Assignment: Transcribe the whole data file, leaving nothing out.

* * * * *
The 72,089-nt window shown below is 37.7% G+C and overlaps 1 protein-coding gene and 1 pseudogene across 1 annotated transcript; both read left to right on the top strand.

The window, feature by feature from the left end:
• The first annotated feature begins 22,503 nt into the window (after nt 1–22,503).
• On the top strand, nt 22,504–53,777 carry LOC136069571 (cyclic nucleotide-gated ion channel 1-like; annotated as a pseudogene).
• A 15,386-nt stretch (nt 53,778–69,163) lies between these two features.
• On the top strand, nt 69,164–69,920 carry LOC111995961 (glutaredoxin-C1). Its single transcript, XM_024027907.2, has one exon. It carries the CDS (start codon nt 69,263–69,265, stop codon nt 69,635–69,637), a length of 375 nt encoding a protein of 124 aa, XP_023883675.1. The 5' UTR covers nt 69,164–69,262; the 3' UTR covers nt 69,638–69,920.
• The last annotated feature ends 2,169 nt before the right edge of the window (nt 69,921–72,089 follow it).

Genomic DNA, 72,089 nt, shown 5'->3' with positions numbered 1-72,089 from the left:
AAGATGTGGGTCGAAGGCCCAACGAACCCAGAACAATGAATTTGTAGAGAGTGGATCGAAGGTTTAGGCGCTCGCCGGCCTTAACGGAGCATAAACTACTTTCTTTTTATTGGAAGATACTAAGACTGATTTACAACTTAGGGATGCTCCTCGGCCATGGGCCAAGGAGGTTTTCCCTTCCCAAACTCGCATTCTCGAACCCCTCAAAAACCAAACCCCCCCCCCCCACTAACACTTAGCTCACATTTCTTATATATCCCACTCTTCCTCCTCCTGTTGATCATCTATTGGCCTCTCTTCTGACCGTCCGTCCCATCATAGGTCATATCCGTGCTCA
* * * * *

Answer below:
The 72,089-nt window shown below is 37.7% G+C and overlaps 1 protein-coding gene and 1 pseudogene across 1 annotated transcript; both read left to right on the top strand.

The window, feature by feature from the left end:
• The first annotated feature begins 22,503 nt into the window (after nt 1–22,503).
• On the top strand, nt 22,504–53,777 carry LOC136069571 (cyclic nucleotide-gated ion channel 1-like; annotated as a pseudogene).
• A 15,386-nt stretch (nt 53,778–69,163) lies between these two features.
• On the top strand, nt 69,164–69,920 carry LOC111995961 (glutaredoxin-C1). Its single transcript, XM_024027907.2, has one exon. It carries the CDS (start codon nt 69,263–69,265, stop codon nt 69,635–69,637), a length of 375 nt encoding a protein of 124 aa, XP_023883675.1. The 5' UTR covers nt 69,164–69,262; the 3' UTR covers nt 69,638–69,920.
• The last annotated feature ends 2,169 nt before the right edge of the window (nt 69,921–72,089 follow it).

Genomic DNA, 72,089 nt, shown 5'->3' with positions numbered 1-72,089 from the left:
AAGATGTGGGTCGAAGGCCCAACGAACCCAGAACAATGAATTTGTAGAGAGTGGATCGAAGGTTTAGGCGCTCGCCGGCCTTAACGGAGCATAAACTACTTTCTTTTTATTGGAAGATACTAAGACTGATTTACAACTTAGGGATGCTCCTCGGCCATGGGCCAAGGAGGTTTTCCCTTCCCAAACTCGCATTCTCGAACCCCTCAAAAACCAAACCCCCCCCCCCCACTAACACTTAGCTCACATTTCTTATATATCCCACTCTTCCTCCTCCTGTTGATCATCTATTGGCCTCTCTTCTGACCGTCCGTCCCATCATAGGTCATATCCGTGCTCA